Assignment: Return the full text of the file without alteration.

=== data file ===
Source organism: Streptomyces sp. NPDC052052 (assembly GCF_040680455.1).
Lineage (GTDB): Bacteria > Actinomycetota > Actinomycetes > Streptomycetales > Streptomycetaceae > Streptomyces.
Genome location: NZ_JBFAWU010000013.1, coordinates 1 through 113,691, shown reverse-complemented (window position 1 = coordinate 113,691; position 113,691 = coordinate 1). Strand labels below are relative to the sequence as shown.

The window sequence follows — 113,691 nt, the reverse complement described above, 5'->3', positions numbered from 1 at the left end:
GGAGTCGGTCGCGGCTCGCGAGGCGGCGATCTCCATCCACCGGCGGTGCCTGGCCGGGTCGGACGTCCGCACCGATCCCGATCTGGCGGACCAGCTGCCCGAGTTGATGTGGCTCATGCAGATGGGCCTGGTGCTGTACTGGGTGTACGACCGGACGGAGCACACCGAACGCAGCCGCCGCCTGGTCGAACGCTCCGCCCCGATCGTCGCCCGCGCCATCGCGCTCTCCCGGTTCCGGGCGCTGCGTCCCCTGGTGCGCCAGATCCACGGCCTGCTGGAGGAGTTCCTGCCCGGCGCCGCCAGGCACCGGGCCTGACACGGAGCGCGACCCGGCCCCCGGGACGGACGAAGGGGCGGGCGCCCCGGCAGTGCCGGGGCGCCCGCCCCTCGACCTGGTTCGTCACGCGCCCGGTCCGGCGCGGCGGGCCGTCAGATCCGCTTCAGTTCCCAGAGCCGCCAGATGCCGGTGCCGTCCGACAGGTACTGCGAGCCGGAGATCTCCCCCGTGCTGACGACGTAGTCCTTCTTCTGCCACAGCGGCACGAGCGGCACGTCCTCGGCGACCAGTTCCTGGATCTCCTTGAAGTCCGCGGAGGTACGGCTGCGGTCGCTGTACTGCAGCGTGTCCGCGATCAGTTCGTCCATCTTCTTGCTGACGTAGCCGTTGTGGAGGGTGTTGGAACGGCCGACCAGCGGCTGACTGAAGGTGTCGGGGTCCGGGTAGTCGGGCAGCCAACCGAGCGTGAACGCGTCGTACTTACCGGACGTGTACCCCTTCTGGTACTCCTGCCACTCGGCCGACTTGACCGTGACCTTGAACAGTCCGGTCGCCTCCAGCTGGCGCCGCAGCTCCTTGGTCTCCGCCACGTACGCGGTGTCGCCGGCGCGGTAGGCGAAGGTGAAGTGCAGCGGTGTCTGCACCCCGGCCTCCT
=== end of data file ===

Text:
Source organism: Streptomyces sp. NPDC052052 (assembly GCF_040680455.1).
Lineage (GTDB): Bacteria > Actinomycetota > Actinomycetes > Streptomycetales > Streptomycetaceae > Streptomyces.
Genome location: NZ_JBFAWU010000013.1, coordinates 1 through 113,691, shown reverse-complemented (window position 1 = coordinate 113,691; position 113,691 = coordinate 1). Strand labels below are relative to the sequence as shown.

The window sequence follows — 113,691 nt, the reverse complement described above, 5'->3', positions numbered from 1 at the left end:
GGAGTCGGTCGCGGCTCGCGAGGCGGCGATCTCCATCCACCGGCGGTGCCTGGCCGGGTCGGACGTCCGCACCGATCCCGATCTGGCGGACCAGCTGCCCGAGTTGATGTGGCTCATGCAGATGGGCCTGGTGCTGTACTGGGTGTACGACCGGACGGAGCACACCGAACGCAGCCGCCGCCTGGTCGAACGCTCCGCCCCGATCGTCGCCCGCGCCATCGCGCTCTCCCGGTTCCGGGCGCTGCGTCCCCTGGTGCGCCAGATCCACGGCCTGCTGGAGGAGTTCCTGCCCGGCGCCGCCAGGCACCGGGCCTGACACGGAGCGCGACCCGGCCCCCGGGACGGACGAAGGGGCGGGCGCCCCGGCAGTGCCGGGGCGCCCGCCCCTCGACCTGGTTCGTCACGCGCCCGGTCCGGCGCGGCGGGCCGTCAGATCCGCTTCAGTTCCCAGAGCCGCCAGATGCCGGTGCCGTCCGACAGGTACTGCGAGCCGGAGATCTCCCCCGTGCTGACGACGTAGTCCTTCTTCTGCCACAGCGGCACGAGCGGCACGTCCTCGGCGACCAGTTCCTGGATCTCCTTGAAGTCCGCGGAGGTACGGCTGCGGTCGCTGTACTGCAGCGTGTCCGCGATCAGTTCGTCCATCTTCTTGCTGACGTAGCCGTTGTGGAGGGTGTTGGAACGGCCGACCAGCGGCTGACTGAAGGTGTCGGGGTCCGGGTAGTCGGGCAGCCAACCGAGCGTGAACGCGTCGTACTTACCGGACGTGTACCCCTTCTGGTACTCCTGCCACTCGGCCGACTTGACCGTGACCTTGAACAGTCCGGTCGCCTCCAGCTGGCGCCGCAGCTCCTTGGTCTCCGCCACGTACGCGGTGTCGCCGGCGCGGTAGGCGAAGGTGAAGTGCAGCGGTGTCTGCACCCCGGCCTCCT